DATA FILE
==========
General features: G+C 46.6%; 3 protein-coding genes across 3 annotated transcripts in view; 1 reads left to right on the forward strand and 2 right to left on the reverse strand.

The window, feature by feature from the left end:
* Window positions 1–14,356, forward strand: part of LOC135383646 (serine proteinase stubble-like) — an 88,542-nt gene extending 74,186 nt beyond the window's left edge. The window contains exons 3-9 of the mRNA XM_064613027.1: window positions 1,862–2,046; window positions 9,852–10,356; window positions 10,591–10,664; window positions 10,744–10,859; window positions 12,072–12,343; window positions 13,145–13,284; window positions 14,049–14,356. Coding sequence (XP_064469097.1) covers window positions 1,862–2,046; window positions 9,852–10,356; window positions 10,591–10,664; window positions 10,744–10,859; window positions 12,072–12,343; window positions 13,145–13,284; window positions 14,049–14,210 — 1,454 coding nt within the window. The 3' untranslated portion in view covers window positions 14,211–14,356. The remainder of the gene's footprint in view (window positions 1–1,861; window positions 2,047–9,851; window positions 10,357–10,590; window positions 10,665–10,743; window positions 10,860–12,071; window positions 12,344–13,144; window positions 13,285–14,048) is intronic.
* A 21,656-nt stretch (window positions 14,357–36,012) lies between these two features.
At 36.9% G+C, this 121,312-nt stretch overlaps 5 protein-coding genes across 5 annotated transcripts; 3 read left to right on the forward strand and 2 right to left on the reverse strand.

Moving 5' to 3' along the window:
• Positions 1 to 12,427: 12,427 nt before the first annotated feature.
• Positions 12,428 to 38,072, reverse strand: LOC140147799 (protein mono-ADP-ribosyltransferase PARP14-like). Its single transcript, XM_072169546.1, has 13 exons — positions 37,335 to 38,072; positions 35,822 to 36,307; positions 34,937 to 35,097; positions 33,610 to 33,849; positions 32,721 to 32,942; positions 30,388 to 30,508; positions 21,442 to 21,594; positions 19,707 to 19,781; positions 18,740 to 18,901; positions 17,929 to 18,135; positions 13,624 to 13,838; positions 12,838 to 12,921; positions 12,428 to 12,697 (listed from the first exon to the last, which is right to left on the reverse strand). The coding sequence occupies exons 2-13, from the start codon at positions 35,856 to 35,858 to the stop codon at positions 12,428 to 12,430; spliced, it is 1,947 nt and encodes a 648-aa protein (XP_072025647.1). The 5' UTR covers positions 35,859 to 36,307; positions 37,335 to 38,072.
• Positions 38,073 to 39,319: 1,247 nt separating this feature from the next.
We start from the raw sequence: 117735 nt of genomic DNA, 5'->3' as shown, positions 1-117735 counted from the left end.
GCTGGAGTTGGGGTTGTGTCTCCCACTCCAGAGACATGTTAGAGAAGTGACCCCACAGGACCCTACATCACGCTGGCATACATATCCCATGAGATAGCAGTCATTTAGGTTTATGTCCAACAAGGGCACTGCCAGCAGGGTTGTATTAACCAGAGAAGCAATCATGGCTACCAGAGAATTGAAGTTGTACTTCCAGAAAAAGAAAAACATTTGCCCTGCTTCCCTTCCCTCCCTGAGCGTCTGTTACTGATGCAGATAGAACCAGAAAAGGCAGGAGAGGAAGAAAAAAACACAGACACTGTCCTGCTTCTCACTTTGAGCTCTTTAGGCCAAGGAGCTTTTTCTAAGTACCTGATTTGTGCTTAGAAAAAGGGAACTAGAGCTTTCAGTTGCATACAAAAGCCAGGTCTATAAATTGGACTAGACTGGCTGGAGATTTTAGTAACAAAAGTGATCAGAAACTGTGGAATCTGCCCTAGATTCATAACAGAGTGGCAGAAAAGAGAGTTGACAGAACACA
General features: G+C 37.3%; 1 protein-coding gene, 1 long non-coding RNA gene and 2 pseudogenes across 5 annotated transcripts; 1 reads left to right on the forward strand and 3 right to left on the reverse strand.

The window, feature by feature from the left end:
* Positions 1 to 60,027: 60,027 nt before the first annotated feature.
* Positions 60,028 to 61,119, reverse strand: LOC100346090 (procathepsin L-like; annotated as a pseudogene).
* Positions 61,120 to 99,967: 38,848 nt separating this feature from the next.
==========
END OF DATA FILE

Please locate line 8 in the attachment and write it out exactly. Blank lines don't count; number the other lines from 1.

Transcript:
• Positions 12,428 to 38,072, reverse strand: LOC140147799 (protein mono-ADP-ribosyltransferase PARP14-like). Its single transcript, XM_072169546.1, has 13 exons — positions 37,335 to 38,072; positions 35,822 to 36,307; positions 34,937 to 35,097; positions 33,610 to 33,849; positions 32,721 to 32,942; positions 30,388 to 30,508; positions 21,442 to 21,594; positions 19,707 to 19,781; positions 18,740 to 18,901; positions 17,929 to 18,135; positions 13,624 to 13,838; positions 12,838 to 12,921; positions 12,428 to 12,697 (listed from the first exon to the last, which is right to left on the reverse strand). The coding sequence occupies exons 2-13, from the start codon at positions 35,856 to 35,858 to the stop codon at positions 12,428 to 12,430; spliced, it is 1,947 nt and encodes a 648-aa protein (XP_072025647.1). The 5' UTR covers positions 35,859 to 36,307; positions 37,335 to 38,072.